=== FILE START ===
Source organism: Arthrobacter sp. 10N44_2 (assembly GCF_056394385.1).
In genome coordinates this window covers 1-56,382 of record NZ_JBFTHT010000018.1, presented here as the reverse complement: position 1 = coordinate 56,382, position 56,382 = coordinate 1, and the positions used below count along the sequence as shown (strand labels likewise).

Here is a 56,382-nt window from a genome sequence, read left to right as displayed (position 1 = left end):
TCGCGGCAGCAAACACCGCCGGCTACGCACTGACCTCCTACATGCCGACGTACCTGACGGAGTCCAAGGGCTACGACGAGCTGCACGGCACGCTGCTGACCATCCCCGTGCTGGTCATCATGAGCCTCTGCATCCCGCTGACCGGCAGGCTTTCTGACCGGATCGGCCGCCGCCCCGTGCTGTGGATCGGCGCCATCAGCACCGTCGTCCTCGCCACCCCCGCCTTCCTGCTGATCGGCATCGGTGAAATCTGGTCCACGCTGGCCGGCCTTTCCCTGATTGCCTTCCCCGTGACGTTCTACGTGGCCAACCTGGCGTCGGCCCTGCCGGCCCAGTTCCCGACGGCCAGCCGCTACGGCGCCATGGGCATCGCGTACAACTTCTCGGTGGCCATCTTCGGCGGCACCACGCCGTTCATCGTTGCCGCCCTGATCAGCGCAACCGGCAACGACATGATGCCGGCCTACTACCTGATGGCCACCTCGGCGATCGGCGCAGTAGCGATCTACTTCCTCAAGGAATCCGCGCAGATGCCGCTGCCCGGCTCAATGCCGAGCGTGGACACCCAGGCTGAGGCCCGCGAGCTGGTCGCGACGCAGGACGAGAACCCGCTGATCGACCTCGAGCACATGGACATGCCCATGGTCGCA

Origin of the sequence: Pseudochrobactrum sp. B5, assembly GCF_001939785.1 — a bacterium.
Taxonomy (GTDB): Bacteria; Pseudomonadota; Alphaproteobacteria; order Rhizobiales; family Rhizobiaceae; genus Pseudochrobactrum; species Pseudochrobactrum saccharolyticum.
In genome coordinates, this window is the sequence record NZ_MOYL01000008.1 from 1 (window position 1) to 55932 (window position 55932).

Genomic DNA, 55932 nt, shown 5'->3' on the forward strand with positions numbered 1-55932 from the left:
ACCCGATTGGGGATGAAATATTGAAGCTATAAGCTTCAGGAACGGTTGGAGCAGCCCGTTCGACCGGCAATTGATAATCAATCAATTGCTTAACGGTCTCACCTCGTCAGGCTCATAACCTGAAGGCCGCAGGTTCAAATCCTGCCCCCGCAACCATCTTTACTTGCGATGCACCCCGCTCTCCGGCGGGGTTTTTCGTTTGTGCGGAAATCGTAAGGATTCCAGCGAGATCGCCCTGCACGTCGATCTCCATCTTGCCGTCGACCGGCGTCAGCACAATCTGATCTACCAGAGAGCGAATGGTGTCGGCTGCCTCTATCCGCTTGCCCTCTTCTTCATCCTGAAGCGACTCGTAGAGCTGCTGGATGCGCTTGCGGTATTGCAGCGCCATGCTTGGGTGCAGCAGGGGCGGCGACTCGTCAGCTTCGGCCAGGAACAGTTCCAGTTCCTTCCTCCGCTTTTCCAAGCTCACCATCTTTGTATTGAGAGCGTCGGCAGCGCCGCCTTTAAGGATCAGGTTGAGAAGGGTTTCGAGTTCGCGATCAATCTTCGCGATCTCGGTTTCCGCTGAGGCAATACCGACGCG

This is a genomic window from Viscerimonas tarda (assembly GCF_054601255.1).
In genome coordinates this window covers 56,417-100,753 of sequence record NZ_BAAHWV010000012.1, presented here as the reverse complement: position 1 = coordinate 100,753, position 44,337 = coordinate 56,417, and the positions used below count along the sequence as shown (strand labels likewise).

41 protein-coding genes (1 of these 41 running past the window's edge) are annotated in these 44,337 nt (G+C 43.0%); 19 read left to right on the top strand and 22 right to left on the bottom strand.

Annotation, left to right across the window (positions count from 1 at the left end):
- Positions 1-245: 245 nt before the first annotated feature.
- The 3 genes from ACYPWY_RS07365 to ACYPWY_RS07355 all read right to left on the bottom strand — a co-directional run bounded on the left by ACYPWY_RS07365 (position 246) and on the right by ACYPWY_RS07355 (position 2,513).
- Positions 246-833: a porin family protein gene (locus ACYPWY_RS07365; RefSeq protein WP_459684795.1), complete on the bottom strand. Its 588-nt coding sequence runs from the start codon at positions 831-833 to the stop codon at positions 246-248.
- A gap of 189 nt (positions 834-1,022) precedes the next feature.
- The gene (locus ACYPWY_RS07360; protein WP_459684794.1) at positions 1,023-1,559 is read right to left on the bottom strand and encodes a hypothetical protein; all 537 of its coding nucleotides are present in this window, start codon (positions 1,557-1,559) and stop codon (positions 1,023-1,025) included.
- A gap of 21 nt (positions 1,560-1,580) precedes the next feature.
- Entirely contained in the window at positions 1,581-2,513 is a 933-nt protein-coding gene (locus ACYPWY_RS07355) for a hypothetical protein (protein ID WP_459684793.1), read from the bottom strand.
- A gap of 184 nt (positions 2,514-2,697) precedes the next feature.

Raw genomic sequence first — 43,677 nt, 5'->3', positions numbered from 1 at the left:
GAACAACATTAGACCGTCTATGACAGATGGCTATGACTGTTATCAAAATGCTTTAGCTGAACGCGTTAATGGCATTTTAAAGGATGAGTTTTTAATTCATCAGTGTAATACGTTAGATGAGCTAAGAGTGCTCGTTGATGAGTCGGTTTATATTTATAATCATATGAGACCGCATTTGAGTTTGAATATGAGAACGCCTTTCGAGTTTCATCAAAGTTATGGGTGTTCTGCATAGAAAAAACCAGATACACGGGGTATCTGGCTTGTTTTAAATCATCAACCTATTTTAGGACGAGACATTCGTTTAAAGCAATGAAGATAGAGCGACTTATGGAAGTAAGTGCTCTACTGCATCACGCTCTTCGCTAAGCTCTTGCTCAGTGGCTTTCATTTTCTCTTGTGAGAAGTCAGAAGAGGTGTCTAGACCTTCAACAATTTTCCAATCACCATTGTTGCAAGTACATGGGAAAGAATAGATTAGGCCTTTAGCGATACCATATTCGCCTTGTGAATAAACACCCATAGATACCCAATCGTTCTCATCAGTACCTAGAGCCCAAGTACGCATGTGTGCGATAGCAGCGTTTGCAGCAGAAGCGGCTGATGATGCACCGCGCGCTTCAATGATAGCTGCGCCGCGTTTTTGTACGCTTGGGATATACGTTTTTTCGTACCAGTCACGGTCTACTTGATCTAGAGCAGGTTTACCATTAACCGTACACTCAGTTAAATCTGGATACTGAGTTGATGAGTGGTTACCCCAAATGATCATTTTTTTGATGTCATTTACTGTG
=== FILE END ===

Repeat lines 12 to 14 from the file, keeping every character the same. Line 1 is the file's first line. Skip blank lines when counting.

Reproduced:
41 protein-coding genes (1 of these 41 running past the window's edge) are annotated in these 44,337 nt (G+C 43.0%); 19 read left to right on the top strand and 22 right to left on the bottom strand.

Annotation, left to right across the window (positions count from 1 at the left end):
- Positions 1-245: 245 nt before the first annotated feature.